IDW’s adaptation, Robert Bloch’s Yours Truly, Jack The Ripper by Joe and John Lansdale both proved my long held opinion right…and wrong.

Robert Bloch’s Yours Truly, Jack The Ripper opens at the scene of a horrific murder in 1940s Chicago.  Jenny, a female newspaper reporter/owner and Dr. Carmody, a psychiatrist are present at the scene, one that is rather horrific, and the most recent in a series of prostitute murders.  Sir Guy Hollis of London, a rather wealthy and influential man, inserts himself into the investigation, stating that he is certain that the killer is somehow the infamous 19th Century murderer, Jack the Ripper.  Although Carmody is skeptical, Sir Guy and Jenny began gathering clues and eventually encounter a being that, the Ripper or not, is indeed a monster.  The story winds through grim revelations, dark alleys, and sinister supernatural doings, revealing that the Ripper indeed may be stalking Chicago in the 1940s…and no one may be able to stop him.

The original Bloch story was almost more character study than actual full tale and the Lansdales expanded on Bloch’s work quite a bit.  Although several liberties were taken in this adaptation, the adaptation holds to Bloch’s style, delivering both simple, straightforward storytelling as well as digging beneath the surface and finding the twists and turns within characters more than relying on the gore and audacity of the actual murders.  The true essence of this adaptation, like its source material, is what makes a person do what they do and how fickle control of that actually may be.

Where this adaptation falls short, however, is in an area that really matters in any comic book-the art. Kevin Colden, the artist, definitely works in a stylized manner within the book, relying essentially on jagged line work, reminiscent of rough pencils with splashes of red throughout.  Although atmospheric at various points and even a time or two evocative in a horrific way, the art overall is a distraction and slows down the storytelling.  If not for the strong narrative established by the Lansdales in the dialogue, the art would have crippled this story.  Because the actual adaptation and the expansion of Bloch’s work is so solid, the art can’t really do more than make this an overall average experience.

Robert Bloch’s Yours Truly, Jack The Ripper is a three out of five page read, just barely.  The art is really an issue with this adaptation, but the story itself is actually set up well and makes this worth the read.

The IDW collections earns 3 out of 6 bullets. It’s an average read when taken as the whole package because of the negative impact the rather and quite literally sketchy art has on the tale.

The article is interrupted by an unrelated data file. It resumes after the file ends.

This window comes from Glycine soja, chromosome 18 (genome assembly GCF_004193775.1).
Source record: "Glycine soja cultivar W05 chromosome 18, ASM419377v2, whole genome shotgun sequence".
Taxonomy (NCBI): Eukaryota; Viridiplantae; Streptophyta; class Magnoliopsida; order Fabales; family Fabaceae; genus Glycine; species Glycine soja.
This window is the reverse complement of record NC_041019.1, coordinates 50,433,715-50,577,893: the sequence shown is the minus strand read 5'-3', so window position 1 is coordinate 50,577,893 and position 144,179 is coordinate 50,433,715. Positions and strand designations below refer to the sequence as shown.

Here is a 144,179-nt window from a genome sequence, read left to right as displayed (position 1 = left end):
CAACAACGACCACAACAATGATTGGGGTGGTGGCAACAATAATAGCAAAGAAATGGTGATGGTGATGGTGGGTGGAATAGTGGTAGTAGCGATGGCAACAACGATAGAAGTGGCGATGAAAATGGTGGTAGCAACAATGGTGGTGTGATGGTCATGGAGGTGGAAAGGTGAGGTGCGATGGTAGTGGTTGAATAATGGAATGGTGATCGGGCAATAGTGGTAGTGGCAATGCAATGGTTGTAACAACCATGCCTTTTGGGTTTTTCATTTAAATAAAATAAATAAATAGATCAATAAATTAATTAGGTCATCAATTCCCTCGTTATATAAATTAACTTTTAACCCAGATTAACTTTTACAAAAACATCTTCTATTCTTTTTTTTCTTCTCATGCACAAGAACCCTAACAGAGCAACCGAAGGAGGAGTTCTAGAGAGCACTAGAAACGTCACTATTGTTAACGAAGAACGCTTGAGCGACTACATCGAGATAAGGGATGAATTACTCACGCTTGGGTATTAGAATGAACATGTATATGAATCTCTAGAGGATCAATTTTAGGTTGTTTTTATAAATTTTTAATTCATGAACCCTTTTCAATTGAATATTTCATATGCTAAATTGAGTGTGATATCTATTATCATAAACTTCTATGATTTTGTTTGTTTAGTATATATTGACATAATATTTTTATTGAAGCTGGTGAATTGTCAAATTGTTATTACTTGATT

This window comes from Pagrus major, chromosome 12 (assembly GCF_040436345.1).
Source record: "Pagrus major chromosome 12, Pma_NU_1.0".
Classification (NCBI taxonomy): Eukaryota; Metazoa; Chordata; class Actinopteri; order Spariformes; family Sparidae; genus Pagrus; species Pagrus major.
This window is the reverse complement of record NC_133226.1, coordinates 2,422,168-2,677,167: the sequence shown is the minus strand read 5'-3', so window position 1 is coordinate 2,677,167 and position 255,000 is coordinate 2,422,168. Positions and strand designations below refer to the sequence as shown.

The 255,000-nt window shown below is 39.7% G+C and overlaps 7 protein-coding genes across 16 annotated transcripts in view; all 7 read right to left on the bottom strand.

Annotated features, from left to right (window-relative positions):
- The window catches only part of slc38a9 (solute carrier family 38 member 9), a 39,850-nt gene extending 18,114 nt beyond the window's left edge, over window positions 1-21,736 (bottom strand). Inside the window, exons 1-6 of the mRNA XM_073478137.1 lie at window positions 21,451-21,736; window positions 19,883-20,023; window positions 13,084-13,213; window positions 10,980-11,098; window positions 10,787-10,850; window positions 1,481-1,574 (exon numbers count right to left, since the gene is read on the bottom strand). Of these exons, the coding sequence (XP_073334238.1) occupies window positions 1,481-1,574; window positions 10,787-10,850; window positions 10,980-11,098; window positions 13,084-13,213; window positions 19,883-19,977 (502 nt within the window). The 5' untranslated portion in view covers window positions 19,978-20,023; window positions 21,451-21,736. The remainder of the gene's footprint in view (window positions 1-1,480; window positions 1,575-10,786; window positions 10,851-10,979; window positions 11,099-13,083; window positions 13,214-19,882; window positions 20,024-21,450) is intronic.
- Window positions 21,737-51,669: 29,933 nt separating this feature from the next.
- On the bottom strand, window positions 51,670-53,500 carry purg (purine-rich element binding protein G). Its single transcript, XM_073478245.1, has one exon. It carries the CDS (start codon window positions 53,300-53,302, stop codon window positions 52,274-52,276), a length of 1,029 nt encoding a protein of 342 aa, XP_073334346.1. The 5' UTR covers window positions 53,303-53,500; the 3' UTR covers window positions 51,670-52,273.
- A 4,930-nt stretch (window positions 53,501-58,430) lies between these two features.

Book Review: The Complete Casebook of Cardigan: Volume 1: 1931-32 by Frederick Nebel

Title: The Complete Casebook of Cardigan: Volume 1: 1931-32 by Frederick Nebel

Authors/Creators: Frederick Nebel, with Introduction by Will Murray

Format: Trade Paperback, Altus Press

Published: 2012


It is no secret that I am a fan of private detective stories. Nor is it classified information that I am not only a writer and publisher of New Pulp, but I am an avid reader of Classic Pulp.  Fortunately, both of those things often combine into the wonderful privilege to read Private Eye tales that were first published in Classic Pulp magazines.  Now, even though this is something I thoroughly enjoy doing, that does not mean that I like everything I read of that type. As a matter of fact, and this may be unfair to say, I may at times be a bit harder on mystery stories from the Pulp magazines simply because I do love the good ones so much when I find them.

Fortunately, Altus Press’ The Complete Casebook of Cardigan: Volume 1: 1931-32 is one I don’t have to be hard on at all.

First appearing in Dime Detective Magazine in Novemer, 1931, Cardigan, as written by Pulp great Frederick Nebel, is as hard boiled as they come.  Even though there are others who set the mold and the standard, Cardigan hits every point to be called a tough as nails, two fisted private dick and even, in some ways, raises the standard.

Cardigan is an operative for the Cosmos Detective Agency, headed up by George Hammerhorn.  He’s not liked by most cops, but does run across one or two that don’t mind him so much.   Cardigan definitely has a set of rules he plays by and, for the most part, his rules are defined by what he feels is right and what case he is working on.  Not to say that he’s not got a bit of the capitalist in him, as he is often making sure that he and those working with him will likely come out in the black financially.  He’s a fighter, both of the street and the strategic variety. Putting on dumb often, Cardigan has a mind that often sees around the next corner, puts the pieces in place just waiting for his fists to knock them in.